Eleonora: Yes, I know. Incidentally, I have just finished writing a chapter for the new collection of essays edited by Martin M. Winkler, which deals precisely with The Fall of the Roman Empire. The book will be published by Blackwell, like the previous volumes, on Gladiator, Troy, and Spartacus. Of course we all noticed the many analogies between The Fall of the Roman Empire and Gladiator. But coming back to The Last Legion, don’t you think the film is sometimes too hasty, don’t you think it takes shortcuts, drawing directly from King Arthur instead of following your novel’s storyline?

Valerio: Where, for instance?

Eleonora: Well, for example, in King Arthur Artorius Castus, before the battle on ice, asks Lancelot how many enemies there are. His brother-in-arms informs him that there are more than 300 of them (against two dozens), and Artorius answers: “Fewer than I thought” – which is the exact same answer Aurelius gives Demetrius when the latter informs him that the enemies are more than 1000.

Valerio: I think this is just a coincidence, and probably has to do with the fact that the situation is similar. In fact, because King Arthur was so badly received both by critics and by the public, despite the production’s considerable efforts and some remarkable aspects, like the beautiful soundtrack by Hans Zimmer, the screenwriters of The Last Legion decided to distance themselves radically from Fuqua’s film. King Arthur’s most serious mistake is, in my opinion, that it gives the protagonists the same names as the heroes of the Arthurian saga (Arthur, Merlin, Lancelot, Guinevere). The story is set in the late Roman Empire, towards the end of the 5th century, so it’s clear that the spectators, who are accustomed to a very different version of the heoric deeds of King Arthur and the knights of the Round Table, feel puzzled and let down. My book (and, therefore, the film it inspired) certainly contains hints at King Arthur’s future endeavors, but these are mediated by Romulus August, heir to the sword of the Caesars, i.e. the legendary Excalibur.

Eleonora: Speaking about Excalibur and King Arthur, I would like you to explain something that could be useful also for the spectators who have not read your book. Whether we believe him to be a historical figure or not, King Arthur’s chronology is set in the 5-6th century AD by several sources, such as Nennius (Historia Brittonum, 9th century) and the Annales Cambriae (10th century). Have you drawn from these sources? Or have you used other documents?

Valerio: There is also an earlier source, Bede.

Eleonora: What about the final battle described in your book, is it the battle of Badon Hill, the one already evoked by Gildas in the 6th century (De excidio Britanniae).

Valerio: Yes, the battle I had in mind is precisely that of Mons Badonicus [where, according to the sources, a mixed army of Romans and Britons seriously defeated the Anglo-Saxon invaders, n.d.r.]. But the tradition that attributes the command of the victorious army to King Arthur is rather late - Geoffrey of Monmouth’s unreliable Historia regum Britanniae even dates as late as 1130. I rather tend to think that the leader was Aurelianus Ambrosius, as can be inferred from the earliest sources.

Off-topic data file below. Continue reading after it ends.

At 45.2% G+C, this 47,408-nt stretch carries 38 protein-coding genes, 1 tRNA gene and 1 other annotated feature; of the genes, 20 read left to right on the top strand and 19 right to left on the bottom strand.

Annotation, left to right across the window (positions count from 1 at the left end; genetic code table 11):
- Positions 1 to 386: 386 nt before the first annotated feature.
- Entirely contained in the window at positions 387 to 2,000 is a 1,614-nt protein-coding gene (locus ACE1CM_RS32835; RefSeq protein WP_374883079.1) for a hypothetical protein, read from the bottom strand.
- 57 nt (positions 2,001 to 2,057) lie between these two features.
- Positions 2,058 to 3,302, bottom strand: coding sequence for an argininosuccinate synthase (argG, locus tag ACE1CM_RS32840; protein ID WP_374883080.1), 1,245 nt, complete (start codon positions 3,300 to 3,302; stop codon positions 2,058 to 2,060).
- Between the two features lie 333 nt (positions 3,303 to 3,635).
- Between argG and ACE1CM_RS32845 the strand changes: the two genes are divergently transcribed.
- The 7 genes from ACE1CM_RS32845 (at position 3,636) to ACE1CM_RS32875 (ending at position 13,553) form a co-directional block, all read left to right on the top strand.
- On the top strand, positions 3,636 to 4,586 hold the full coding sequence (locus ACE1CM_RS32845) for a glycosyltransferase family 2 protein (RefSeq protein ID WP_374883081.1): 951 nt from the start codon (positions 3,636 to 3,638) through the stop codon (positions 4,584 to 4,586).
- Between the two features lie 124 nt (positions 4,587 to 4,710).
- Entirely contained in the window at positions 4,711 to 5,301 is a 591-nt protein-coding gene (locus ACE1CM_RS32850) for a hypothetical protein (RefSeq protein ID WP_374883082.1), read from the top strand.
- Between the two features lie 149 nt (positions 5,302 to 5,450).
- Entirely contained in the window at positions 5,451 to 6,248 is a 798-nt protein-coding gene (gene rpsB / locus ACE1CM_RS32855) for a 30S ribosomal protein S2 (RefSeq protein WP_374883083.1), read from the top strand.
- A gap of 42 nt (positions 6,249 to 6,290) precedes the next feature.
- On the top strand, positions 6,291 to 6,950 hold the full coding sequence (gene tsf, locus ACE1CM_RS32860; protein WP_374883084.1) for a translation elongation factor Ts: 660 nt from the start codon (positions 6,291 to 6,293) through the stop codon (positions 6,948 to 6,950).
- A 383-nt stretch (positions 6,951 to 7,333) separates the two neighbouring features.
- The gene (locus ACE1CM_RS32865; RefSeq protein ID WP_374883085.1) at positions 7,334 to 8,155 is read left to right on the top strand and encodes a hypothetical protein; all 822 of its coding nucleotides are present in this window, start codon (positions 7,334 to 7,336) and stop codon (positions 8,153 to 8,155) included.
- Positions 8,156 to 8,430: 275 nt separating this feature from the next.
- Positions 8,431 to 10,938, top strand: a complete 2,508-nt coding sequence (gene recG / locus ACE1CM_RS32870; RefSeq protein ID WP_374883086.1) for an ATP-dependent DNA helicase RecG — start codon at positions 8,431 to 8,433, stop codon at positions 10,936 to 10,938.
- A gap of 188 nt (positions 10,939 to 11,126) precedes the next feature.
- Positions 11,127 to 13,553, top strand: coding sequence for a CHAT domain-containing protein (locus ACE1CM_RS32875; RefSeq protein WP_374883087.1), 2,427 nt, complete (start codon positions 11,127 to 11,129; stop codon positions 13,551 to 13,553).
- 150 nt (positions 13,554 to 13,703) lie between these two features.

Eleonora: Aurelianus Ambrosius is indeed the name of the protagonist in your book. But what about Meridius Ambrosinus, Romulus August’s mysterious preceptor?

Valerio: It is a Latin calque of Myrdin Emreis, Merlin’s ancient Celtic name.

Eleonora: Another question. Are there any historical, or pseudo-historical sources that suggest a direct link between Romulus August and King Arthur?

Valerio: No, the idea was mine. But this link has an important symbolical meaning, for it is a sort of ‘baton passage’ between a great power that has come to the end of its history (Rome), and a great nation on the rise (Britain/England).

Eleonora: Finally, what can you tell me about Ensis Caliburnus (= “the Chalybes’ sword”)? It seems plausible to me that the name Excalibur has to be traced to the Chalybes, the mythical blacksmiths from Scythia [already mentioned at v. 715 of Aeschylus’ Prometheus]. But from a linguistic point of view, I would doubt that “Ex” is derived from “Ensis”.

Valerio: Whatever the etimology, I think it’s clear that the name Excalibur comes from steel, the Chalybes’ mythical invention. You see, Eleonora, Ensis Caliburnus actually just means “sword of steel”, and, therefore, “Roman sword”. Indeed, in the ancient world, steel was a technological achievement of the Roman army, which owed its military superiority to it. The excavation campaigns carried out at Teutoburg have shown that the swords used by Arminius and his soldiers were not Germanic, but Roman, because they were made of steel. Arminius and his people had acquired these weapons when serving as auxiliary troops of the Roman army, and it was thanks to them that they managed to defeat Varus’ legions.

Eleonora: This is really interesting. Thanks for everything, Valerio.

Valerio: Thank you, Eleonora.